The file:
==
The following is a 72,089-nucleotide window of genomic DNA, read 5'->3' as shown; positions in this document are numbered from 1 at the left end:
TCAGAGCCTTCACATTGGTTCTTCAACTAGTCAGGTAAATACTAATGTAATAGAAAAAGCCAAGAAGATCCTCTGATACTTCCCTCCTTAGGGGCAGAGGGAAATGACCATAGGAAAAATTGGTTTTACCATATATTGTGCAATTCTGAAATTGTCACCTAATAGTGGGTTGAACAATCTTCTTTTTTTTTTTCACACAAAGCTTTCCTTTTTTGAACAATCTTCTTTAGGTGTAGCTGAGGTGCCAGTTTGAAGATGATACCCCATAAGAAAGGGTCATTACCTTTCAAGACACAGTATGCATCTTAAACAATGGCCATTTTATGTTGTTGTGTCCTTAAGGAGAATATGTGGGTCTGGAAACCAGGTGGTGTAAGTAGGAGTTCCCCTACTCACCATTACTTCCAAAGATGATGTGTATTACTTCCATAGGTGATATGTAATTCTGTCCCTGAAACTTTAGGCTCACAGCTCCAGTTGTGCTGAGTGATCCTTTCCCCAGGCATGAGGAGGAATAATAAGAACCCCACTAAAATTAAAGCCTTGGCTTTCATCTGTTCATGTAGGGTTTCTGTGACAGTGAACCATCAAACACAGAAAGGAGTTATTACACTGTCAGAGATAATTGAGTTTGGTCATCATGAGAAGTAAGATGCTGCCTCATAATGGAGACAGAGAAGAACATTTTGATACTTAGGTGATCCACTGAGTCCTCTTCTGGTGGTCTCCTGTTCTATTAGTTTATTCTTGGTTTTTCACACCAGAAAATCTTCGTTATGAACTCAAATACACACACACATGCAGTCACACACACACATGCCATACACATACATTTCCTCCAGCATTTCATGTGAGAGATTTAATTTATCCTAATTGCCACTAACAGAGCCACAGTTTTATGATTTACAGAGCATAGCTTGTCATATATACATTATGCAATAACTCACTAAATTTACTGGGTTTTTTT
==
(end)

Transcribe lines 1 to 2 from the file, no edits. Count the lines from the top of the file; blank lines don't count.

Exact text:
The following is a 72,089-nucleotide window of genomic DNA, read 5'->3' as shown; positions in this document are numbered from 1 at the left end:
TCAGAGCCTTCACATTGGTTCTTCAACTAGTCAGGTAAATACTAATGTAATAGAAAAAGCCAAGAAGATCCTCTGATACTTCCCTCCTTAGGGGCAGAGGGAAATGACCATAGGAAAAATTGGTTTTACCATATATTGTGCAATTCTGAAATTGTCACCTAATAGTGGGTTGAACAATCTTCTTTTTTTTTTTCACACAAAGCTTTCCTTTTTTGAACAATCTTCTTTAGGTGTAGCTGAGGTGCCAGTTTGAAGATGATACCCCATAAGAAAGGGTCATTACCTTTCAAGACACAGTATGCATCTTAAACAATGGCCATTTTATGTTGTTGTGTCCTTAAGGAGAATATGTGGGTCTGGAAACCAGGTGGTGTAAGTAGGAGTTCCCCTACTCACCATTACTTCCAAAGATGATGTGTATTACTTCCATAGGTGATATGTAATTCTGTCCCTGAAACTTTAGGCTCACAGCTCCAGTTGTGCTGAGTGATCCTTTCCCCAGGCATGAGGAGGAATAATAAGAACCCCACTAAAATTAAAGCCTTGGCTTTCATCTGTTCATGTAGGGTTTCTGTGACAGTGAACCATCAAACACAGAAAGGAGTTATTACACTGTCAGAGATAATTGAGTTTGGTCATCATGAGAAGTAAGATGCTGCCTCATAATGGAGACAGAGAAGAACATTTTGATACTTAGGTGATCCACTGAGTCCTCTTCTGGTGGTCTCCTGTTCTATTAGTTTATTCTTGGTTTTTCACACCAGAAAATCTTCGTTATGAACTCAAATACACACACACATGCAGTCACACACACACATGCCATACACATACATTTCCTCCAGCATTTCATGTGAGAGATTTAATTTATCCTAATTGCCACTAACAGAGCCACAGTTTTATGATTTACAGAGCATAGCTTGTCATATATACATTATGCAATAACTCACTAAATTTACTGGGTTTTTTT